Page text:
|A Black-winged Stilt|
Over the last few months I have noticed more Sulphur-crested Cockatoos in the area than usual and they are in bigger flocks as well. Sulphur-crested Cockatoos are common throughout the area but are often seen in pairs and small flocks of less than 10. There are a couple of flocks of them in the area that have 30 to 50 individuals in them at present.
|Another Sulphur-crested Cockatoo from the flock|
|This Sulphur-crested Cockatoo was keeping watch while the others were feeding|
Several weeks ago I went with a friend to Sterling's Crossing again. I use to love going here due to the variety and quantity of bird life. On this occasion it was extremely cold even though there wasn't a cloud in the sky but most noticeable was how the area had changed over the last year. Non-native weeds have spread significantly throughout the area. Brazilian Nightshade and Lantana was everywhere. I know birds can live in Lantana, but it smoothers the native vegetation and limits variety within the ecosystem. The numbers of birds was down drastically and so was the variety of species that was seen. No pigeons of any type were heard, only one pitta called a few times. The only species that seemed to be in better numbers than normal were the Bellbirds. They seemed to be causing other problems though. A huge amount of gum trees in the area were dead. This is often the result of too many Bellbirds in an area.
Good numbers of Little Lorikeets were seen in the tree tops. They are difficult to photograph due to their small size and their position in the massive gums.
Large-billed Scrubwrens were in good numbers also in the more tropical sections at Sterling's Crossing. These very active birds provided a challenge to photograph.
Grey Fantails were common in the open woodland as well.
After a few hours the New Holland Honeyeaters came out into view. They were very active but most were higher in the trees. Last time they seemed more relaxed. This time they were chasing other birds away from the areas where they were feeding, including other New Holland Honeyeaters. As these birds can nest any time of year it is more difficult to determine if this behaviour was due to nesting but it is very likely.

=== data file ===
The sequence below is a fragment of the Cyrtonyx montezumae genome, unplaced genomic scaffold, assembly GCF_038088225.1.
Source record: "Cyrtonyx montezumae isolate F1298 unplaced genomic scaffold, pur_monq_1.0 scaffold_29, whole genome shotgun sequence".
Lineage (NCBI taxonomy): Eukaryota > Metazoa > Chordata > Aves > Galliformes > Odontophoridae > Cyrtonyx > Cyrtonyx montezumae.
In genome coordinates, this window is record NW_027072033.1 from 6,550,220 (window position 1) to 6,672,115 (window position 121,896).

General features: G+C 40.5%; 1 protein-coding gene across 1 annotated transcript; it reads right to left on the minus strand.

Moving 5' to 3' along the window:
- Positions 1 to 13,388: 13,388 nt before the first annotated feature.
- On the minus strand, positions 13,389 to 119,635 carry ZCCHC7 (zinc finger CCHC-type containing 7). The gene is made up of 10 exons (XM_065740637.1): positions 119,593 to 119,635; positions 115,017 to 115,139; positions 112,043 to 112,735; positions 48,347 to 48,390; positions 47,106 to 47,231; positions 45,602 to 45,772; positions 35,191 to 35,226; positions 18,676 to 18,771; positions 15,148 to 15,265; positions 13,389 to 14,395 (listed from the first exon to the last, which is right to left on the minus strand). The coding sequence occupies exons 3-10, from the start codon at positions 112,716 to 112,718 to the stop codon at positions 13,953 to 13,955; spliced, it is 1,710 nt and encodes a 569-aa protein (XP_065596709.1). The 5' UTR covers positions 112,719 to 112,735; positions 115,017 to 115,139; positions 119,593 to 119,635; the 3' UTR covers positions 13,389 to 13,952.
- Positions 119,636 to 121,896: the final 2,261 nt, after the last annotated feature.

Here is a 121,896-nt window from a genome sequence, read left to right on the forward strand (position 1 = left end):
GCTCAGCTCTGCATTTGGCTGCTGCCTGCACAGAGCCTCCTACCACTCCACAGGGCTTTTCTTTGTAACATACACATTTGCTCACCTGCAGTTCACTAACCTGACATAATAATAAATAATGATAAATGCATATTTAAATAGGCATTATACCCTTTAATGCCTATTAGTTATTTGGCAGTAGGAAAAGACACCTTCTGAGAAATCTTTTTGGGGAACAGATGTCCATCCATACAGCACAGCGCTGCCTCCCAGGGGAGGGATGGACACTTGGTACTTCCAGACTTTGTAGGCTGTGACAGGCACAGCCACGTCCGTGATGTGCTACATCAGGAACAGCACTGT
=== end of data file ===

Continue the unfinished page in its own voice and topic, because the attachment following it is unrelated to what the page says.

|New Holland Honeyeater|
|Another New Holland Honeyeater|
|The same New Holland Honeyeater from above|
The Eastern Spinebill below was one of two that were seen while we were at Sterling's Crossing. A terrible photo though as I didn't get time to adjust the settings before it was gone.
We decided to walk down the dry creek bed to see what other birds could be seen sunning themselves. Few other birds could be seen. Just as we were about to turn back a bird with a different call caught my attention. We soon realised it was a Rose Robin! This is the first time that I have seen these birds before so I was really excited. We could actually hear about eight or more calling to each other. I was surprised by the difference in call to many other robins but most of all was the size difference. I assumed most robins were about the same size. The Rose Robins are significantly smaller than most robins I have seen and they are in fact the smallest of all the Australian robins. They are curious about people like most robins are but they do not come as close. They are definitely more cautious and prefer to stay hidden amongst the thicker foliage. We spent a few hours attempting to obtain a photo of them but these were the best I could get.
|The same Rose Robin from above|
|Another Rose Robin|
|A male Rose Robin|
Even though this area has changed significantly over the last 12 months (for the worse) I will be back to see if the numbers of birds and the species of birds increases again. Hopefully more factors effected the birds that were seen other than the changes in the environment.
More updates and pics coming soon.